We live in an era of increased focus and scrutiny on business travelers. The connection between immigration and the taxing authorities become more sophisticated and automated in more and more countries. The need to meet the requirements and ensure compliance becomes increasingly more important.
Additionally, as a result of terrorist activities and the occurrence of natural disasters around the world, there is also a strong emphasis on duty of care. The corporation’s responsibility to its employees. And their ability to quickly assess where their employees are and how to contact them.
As if those challenges aren’t enough, many organizations are tasking management to look for ways to enhance their employee’s experience in response to goals around talent retention and acquisition.
In the last couple of years, we have seen organizations putting policies/processes in place to better track employees’ business travel for both security and compliance concerns. A common example is requiring employees to book travel through the organization’s travel provider. While this approach certainly helps with tracking an employee’s business travel, pulling reports at a moment’s notice in the event of an emergency can still be a daunting task.
And, with many business travelers preferring to make their own travel arrangements, forcing them to use the company’s travel provider has become a bit of a satisfaction issue. Many employees today, and certainly the millennial generation, are technologically savvy. Survey results show they prefer access to technology tools that allow them to be self-sufficient when it comes to managing their business travel.
Let’s face it, effectively tracking business travelers is hard – and ensuring tax and immigration compliance is even harder!
Here are the top 3 things companies should consider to run an effective program while minimizing the burden on their business traveler population:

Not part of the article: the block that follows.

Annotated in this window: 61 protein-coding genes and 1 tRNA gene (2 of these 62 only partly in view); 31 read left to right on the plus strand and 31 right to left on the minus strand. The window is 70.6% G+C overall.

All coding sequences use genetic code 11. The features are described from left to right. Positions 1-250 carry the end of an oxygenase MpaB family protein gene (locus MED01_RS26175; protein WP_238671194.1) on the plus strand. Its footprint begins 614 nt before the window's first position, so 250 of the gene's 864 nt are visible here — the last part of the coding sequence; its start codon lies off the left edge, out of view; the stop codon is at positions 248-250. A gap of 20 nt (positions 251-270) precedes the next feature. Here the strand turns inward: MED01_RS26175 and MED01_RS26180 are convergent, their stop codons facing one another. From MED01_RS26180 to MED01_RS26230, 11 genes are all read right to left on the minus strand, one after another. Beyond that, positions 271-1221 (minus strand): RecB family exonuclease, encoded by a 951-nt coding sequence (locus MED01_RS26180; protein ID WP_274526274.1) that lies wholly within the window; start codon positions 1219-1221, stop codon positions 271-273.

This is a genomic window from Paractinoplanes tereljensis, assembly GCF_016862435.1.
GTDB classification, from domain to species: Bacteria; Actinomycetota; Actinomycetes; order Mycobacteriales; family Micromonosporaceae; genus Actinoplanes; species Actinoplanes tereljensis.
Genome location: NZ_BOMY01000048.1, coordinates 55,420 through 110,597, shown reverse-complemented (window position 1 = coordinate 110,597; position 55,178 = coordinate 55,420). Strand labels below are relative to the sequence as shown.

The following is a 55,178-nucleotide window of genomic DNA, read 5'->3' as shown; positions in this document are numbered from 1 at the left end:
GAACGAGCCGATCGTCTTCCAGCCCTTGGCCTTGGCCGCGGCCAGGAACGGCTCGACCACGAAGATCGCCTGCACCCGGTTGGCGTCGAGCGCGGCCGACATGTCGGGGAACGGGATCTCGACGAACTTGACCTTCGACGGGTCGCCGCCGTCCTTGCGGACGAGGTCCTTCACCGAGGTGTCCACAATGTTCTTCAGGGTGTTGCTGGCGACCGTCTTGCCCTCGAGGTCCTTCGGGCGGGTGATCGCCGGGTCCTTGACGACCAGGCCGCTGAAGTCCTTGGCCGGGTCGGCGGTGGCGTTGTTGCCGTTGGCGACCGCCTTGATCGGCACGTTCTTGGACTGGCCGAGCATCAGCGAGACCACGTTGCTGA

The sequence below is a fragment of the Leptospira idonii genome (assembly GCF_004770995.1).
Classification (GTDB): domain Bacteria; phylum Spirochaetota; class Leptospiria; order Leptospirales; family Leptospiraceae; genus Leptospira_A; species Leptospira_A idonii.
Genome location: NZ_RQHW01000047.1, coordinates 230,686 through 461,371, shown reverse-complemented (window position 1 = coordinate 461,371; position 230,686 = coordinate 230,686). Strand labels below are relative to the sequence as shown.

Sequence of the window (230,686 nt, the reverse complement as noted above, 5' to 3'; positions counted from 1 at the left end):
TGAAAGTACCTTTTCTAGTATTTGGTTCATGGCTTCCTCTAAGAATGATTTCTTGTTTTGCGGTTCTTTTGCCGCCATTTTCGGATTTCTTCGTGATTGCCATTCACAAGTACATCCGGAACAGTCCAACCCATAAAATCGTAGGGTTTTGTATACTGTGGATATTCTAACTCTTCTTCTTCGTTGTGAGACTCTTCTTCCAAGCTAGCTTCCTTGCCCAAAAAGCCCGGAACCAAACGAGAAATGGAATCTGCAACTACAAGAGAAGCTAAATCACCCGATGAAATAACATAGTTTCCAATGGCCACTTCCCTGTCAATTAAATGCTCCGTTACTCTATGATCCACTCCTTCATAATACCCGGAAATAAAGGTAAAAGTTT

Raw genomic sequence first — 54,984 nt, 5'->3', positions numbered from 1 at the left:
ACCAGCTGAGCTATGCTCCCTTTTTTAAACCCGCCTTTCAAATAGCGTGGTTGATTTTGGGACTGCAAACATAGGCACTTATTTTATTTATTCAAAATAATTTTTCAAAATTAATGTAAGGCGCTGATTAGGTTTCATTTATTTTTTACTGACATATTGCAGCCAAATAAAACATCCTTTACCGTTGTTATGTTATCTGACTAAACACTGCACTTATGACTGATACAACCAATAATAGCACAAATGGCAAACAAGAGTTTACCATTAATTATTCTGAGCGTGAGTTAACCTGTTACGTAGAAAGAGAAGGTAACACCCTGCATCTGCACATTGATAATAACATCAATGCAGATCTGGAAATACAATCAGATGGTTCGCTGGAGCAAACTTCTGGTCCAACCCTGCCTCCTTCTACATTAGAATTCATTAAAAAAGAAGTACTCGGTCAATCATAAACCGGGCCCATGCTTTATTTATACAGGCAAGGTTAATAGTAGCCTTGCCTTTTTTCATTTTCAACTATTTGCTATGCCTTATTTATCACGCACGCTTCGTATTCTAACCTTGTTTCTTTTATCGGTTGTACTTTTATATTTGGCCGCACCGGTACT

- Business travelers want options. Offering a variety of vendors to choose from, including those in the shared economy like Uber and Airbnb, facilitate more employee engagement, which often leads to higher satisfaction. While managing multiple vendors may translate into more work from a vendor management perspective, companies like Equus are providing ways to make that simpler through initiatives like the Equus Ecosystem.
- Utilize technology. Technology tools like PinPoint Travel Calendar are designed to help companies manage their business traveler population and mitigate immigration and tax compliance risks. In addition, the ability of the tool to leverage the data in the system to allow for data analytics helps companies understand much more about their business travelers and improve performance, compliance, supplier management and benefits and policies. Offering a mobile app and a variety of different ways for travelers to easily get their travel data into the application minimizes the burden on the employee and leads to increased adoption rates.
- Refresh travel policies. With so many players in the travel industry introducing innovative approaches and tools to the marketplace, employees are likely to want to take advantage of the new tools and services for business travel as they do for personal travel. In response, it is imperative that organizations stay abreast of changes in the travel industry, compliance requirements and review and update policies to ensure they remain relevant.
At Equus, we understand that a successful business traveler program means effective collaboration between the business, their employees and partner network, as well as their internal systems. Not only is technology key to connecting these various interdependencies, it also allows companies the opportunity to provide an enhanced employee experience. Ensuring your business travelers, and your program, are successful.